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CCSG leaders counsel on way out of recession

By Ifeyinwa Obi
ABUJA—The leadership of Coalition of Civil Society Groups, CCSG, has called on relevant bodies that make up the country’s economic team to direct efforts to creative, innovative, unconventional and non-textbook solutions to the country’s problems.

Addressing newsmen in Abuja after an emergency meeting by the Group to address the current economic challenges facing the country, its President, Mr. Etuk Williams, stated that it was no longer news that the country’s economy was in dire straits as inflation had risen from stable single-digits to over 17 per cent, unemployment revolving around 18 per cent, exchange rate was dropping quickly, government revenues were falling as fiscal balances deteriorate, trade balances were floundering and indeed the country is in recession.

He said, “It seem to us that those entrusted with the management of this economy are bereft of creative ideas on the way forward or, worst still, do not understand the complexities of the current challenges.

As far as we know, macroeconomic policies are divided broadly into monetary and fiscal. The fiscal authorities are generally entrusted with the responsibility of ensuring economic robustness including sound growth, vast employment, infrastructure development, trade policies, industrial policies, structural policies, and a welcoming business environment.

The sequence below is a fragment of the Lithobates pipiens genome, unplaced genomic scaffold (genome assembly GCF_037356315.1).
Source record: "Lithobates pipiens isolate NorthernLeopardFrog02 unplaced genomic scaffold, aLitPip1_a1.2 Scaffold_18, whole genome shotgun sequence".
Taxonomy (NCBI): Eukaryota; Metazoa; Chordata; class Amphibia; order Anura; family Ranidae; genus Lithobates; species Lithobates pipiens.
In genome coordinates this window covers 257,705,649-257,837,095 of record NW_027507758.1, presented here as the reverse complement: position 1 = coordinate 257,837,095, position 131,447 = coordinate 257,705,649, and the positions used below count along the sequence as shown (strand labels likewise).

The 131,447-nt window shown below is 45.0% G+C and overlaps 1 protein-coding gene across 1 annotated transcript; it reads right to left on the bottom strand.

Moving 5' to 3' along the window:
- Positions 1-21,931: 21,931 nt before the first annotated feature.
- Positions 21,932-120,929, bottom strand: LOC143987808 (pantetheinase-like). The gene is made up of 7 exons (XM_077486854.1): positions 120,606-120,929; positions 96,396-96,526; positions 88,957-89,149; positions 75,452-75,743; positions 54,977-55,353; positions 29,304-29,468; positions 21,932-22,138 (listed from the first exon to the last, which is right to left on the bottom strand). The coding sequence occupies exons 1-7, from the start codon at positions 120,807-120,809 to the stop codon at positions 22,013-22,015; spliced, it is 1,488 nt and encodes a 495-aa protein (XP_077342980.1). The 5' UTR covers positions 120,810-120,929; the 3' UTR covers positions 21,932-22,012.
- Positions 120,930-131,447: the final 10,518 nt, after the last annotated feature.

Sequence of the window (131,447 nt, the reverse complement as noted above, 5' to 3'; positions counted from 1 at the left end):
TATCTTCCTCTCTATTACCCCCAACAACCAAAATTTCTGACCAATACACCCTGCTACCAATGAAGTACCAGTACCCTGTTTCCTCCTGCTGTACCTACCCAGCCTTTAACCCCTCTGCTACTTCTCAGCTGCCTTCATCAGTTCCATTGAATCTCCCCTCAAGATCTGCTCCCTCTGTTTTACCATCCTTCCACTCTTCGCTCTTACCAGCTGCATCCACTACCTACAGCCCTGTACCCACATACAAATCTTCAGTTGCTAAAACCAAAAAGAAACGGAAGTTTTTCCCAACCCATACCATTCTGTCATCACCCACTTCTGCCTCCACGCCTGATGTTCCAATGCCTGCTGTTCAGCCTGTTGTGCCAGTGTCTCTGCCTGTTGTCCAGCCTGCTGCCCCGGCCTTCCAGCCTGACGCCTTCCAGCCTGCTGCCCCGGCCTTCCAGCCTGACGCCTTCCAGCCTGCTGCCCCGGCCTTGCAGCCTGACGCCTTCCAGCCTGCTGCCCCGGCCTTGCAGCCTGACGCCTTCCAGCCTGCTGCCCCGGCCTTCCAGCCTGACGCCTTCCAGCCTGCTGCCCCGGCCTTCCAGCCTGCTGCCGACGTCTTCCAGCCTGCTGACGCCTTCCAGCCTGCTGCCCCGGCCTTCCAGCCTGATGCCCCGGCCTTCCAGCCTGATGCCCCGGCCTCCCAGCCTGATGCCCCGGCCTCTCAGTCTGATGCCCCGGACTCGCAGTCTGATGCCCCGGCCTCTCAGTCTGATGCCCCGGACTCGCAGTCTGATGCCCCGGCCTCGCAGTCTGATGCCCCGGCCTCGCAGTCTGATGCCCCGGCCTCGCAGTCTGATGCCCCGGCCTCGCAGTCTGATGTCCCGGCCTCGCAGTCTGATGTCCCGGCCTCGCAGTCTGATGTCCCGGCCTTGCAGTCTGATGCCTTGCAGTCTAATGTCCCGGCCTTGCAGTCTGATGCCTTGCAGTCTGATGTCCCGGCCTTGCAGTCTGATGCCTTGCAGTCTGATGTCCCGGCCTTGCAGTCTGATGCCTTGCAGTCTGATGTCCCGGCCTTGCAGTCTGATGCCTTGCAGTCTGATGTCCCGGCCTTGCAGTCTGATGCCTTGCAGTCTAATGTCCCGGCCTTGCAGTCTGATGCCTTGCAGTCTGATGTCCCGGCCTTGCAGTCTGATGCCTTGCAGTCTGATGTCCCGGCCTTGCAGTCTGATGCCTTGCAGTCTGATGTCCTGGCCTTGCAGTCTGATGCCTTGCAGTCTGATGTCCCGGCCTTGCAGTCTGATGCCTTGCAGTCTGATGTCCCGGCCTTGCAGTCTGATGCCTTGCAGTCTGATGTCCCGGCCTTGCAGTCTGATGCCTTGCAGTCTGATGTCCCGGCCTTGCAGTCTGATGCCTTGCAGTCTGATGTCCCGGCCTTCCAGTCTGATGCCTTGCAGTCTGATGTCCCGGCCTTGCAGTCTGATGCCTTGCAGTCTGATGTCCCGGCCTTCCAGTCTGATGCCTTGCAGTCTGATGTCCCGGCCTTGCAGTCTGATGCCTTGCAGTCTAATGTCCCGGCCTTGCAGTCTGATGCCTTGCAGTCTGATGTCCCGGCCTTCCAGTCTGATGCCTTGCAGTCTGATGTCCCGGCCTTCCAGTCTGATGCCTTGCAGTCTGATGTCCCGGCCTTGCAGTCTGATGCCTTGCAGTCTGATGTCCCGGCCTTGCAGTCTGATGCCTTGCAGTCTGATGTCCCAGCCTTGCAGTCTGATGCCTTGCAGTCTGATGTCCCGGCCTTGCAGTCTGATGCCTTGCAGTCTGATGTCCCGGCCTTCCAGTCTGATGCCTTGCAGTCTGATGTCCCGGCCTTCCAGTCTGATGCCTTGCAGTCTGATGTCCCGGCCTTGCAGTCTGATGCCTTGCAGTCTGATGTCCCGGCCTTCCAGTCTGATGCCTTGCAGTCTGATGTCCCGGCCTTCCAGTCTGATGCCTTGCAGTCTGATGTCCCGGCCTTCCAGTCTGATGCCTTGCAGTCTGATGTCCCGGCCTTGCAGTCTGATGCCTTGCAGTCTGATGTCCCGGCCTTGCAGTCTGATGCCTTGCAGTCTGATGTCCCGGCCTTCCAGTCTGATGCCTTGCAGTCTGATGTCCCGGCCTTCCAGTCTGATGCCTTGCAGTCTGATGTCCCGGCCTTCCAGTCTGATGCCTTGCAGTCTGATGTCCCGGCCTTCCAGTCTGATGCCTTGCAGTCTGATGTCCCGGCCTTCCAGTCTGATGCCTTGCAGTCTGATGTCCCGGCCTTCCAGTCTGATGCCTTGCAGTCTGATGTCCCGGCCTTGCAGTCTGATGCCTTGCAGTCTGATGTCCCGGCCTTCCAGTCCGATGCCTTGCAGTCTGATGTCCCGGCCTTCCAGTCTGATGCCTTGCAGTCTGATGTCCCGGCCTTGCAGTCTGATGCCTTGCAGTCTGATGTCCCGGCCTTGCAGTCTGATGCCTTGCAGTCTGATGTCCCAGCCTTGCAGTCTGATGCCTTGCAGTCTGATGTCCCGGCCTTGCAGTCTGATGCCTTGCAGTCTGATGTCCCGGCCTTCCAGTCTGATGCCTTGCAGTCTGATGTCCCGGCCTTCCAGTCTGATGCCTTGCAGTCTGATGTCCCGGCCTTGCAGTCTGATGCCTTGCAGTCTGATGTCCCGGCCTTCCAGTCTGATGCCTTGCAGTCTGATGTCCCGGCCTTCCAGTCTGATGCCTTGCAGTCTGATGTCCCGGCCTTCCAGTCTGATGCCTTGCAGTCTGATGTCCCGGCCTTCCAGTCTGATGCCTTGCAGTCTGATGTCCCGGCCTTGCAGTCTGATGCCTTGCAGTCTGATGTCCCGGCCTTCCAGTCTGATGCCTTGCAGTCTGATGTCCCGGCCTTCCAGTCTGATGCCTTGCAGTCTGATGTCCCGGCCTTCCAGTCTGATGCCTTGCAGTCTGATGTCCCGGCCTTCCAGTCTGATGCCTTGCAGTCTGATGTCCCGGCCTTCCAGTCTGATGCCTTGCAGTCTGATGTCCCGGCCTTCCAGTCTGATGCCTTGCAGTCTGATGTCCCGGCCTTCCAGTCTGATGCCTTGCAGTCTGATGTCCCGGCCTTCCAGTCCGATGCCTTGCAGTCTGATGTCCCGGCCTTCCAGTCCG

“While it is neither our duty nor our intention to defend one organisation or the other, we cannot help but notice the scapegoating and asymmetric blaming of the Central Bank of Nigeria for the conditions of the Nigerian economy.

“As far as we are concerned, the CBN has its own shortcomings, one of which is its attempts, through its quasi-fiscal activities, to assume the duties of other bodies in the economic management endeavour. But I guess they have resorted to doing so because nature does not allow vacuums. If others were not doing their jobs, maybe someone has to do same. Whatever the case is, we believe that this disproportionate blame-game should stop now.”

“The CBN has not only made visible attempts at its bi-monthly Monetary Policy Committee meetings at working towards its mandate, it has also ventured in quasi-fiscal duties to fill the gap created by indolent and inept organisations. For instance, we are aware of its various interventions in agriculture sector, in power, in micro, small and medium enterprises, in education and in aviation sector.

“The bank has consistently bailed out entities in these sectors and others. More recently, we are aware of the bailout of states, which is an almost monthly occurrence now. These are states, whose Governors have failed to be responsible and creative in the managing their economic resources.”


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